More from Your Runningbacks Part 1 | Chris Schisler | June 7, 2013


New Orleans Saints v Baltimore Ravens

More from Your Runningbacks Part 1 | Chris Schisler | June 7, 2013

The runningback position has evolved. In the passing obsessed game football has become the job description of runningbacks has changed. Now backs must do more than run with the football. They have to understand their role in pass protection, they must be viable options in the passing game and in some offenses they are even lead blockers for running quarterbacks. The days of dominant running offenses focused around a Jamal Lewis or a Ladanian Tomlinson are over. Even in Washington where Alfred Morris is a top rusher, quarterback Robert Griffin III is the star. The value of a great runner has gone down. This is partly because their careers are cut short from injury and partly to the large number of backs available. The Ravens made the mistake years ago of holding on to the glory days of Jamal Lewis, letting go the youthfully quick Chester Taylor. Lewis never achieved the same production and the Ravens were stuck paying for the big name. In this new day of football, teams must get more out of their runningbacks.

Runningbacks are not rare stars anymore. So many runningbacks come into the league from college. College football has trended towards pro-style passing offenses that prepare runningbacks for the NFL. Runningbacks come into the league already understanding the principles of pass protection and when they have a free release (all though these assignments are slightly different on each team). Teams are unwilling to pay runningbacks in comparison to other positions which is largely due to a large pool of talented backs in the league. Now don’t get me wrong, the best of the best like an Adrian Peterson, Arian Foster and Ray Rice get paid big time bucks. But do you think a team like the Tennessee Titans would spend the same kind of “CJ2K” money on a runner ever again? Teams want to get their backs out of the draft and if they are special they’ll get big contracts. Most runningbacks end up being role players or making an impact on special teams. The top backs are rare, but there are always runningbacks who can get the job done.

The best way a runningback can do for his career is catch balls out of the backfield. Ideally the runningback can line up or motion to being a wide receiver on some plays. A good passing game stretches the field both horizontally and vertically while attacking favorable matchups. Runningbacks who can catch out of the backfield and can run a wide variation of routes cause matchup nightmares for defenses. Think about it from the defenses perspective. In man coverage who would be responsible for what comes out of the backfield. Linebackers and strong safeties, who are often less athletic cover runningbacks. If you have a great receiving weapon in the backfield like a Ray Rice Arian Foster or Darren Sproles this could force zone coverage. These backs will get free from every linebacker, every time. This is a lot for one player to dictate to the defense. Think about this scenario. The defense is playing cover two. This means the cornerbacks are responsible for the flats and the two deep zones are governed by the safeties. Your wide Receiver runs a hitch route which the corner bites on; only to see the ball sail over his head to the running back that ran a wheel route.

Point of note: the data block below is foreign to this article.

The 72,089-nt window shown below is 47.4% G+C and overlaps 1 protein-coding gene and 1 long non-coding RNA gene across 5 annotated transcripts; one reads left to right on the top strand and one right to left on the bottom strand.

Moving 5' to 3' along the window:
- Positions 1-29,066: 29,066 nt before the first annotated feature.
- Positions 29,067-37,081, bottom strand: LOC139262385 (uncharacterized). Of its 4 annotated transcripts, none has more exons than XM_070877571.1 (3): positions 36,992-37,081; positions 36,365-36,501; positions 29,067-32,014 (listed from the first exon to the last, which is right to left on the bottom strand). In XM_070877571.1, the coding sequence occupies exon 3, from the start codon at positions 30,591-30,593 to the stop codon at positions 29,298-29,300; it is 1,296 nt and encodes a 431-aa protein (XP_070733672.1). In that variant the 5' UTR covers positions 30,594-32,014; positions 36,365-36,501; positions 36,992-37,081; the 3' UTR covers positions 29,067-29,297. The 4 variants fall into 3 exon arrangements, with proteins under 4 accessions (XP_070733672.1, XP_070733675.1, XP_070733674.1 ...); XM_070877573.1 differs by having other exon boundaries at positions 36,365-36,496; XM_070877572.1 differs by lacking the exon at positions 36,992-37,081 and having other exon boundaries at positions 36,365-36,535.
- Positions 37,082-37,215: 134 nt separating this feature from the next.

What would happen if the X receiver ran a Post? Then the corner would sit on the wheel route the running back can blow by him and the Safety would surely cover the post. All the runningback needs is a little separation from the corner and he will likely be open for a big play downfield. If the runningback fakes a little hitch the corner will probably bite because he is responsible for coverage underneath. Texas routes came about when linebackers would drop into coverage, especially with Tampa 2. The Texas route is when the runningback goes out diagonally and then sharply cuts back to the middle, where the linebacker vacated from. These routes as well as the use of screens are great ways to get more out of your runningbacks in the passing game.



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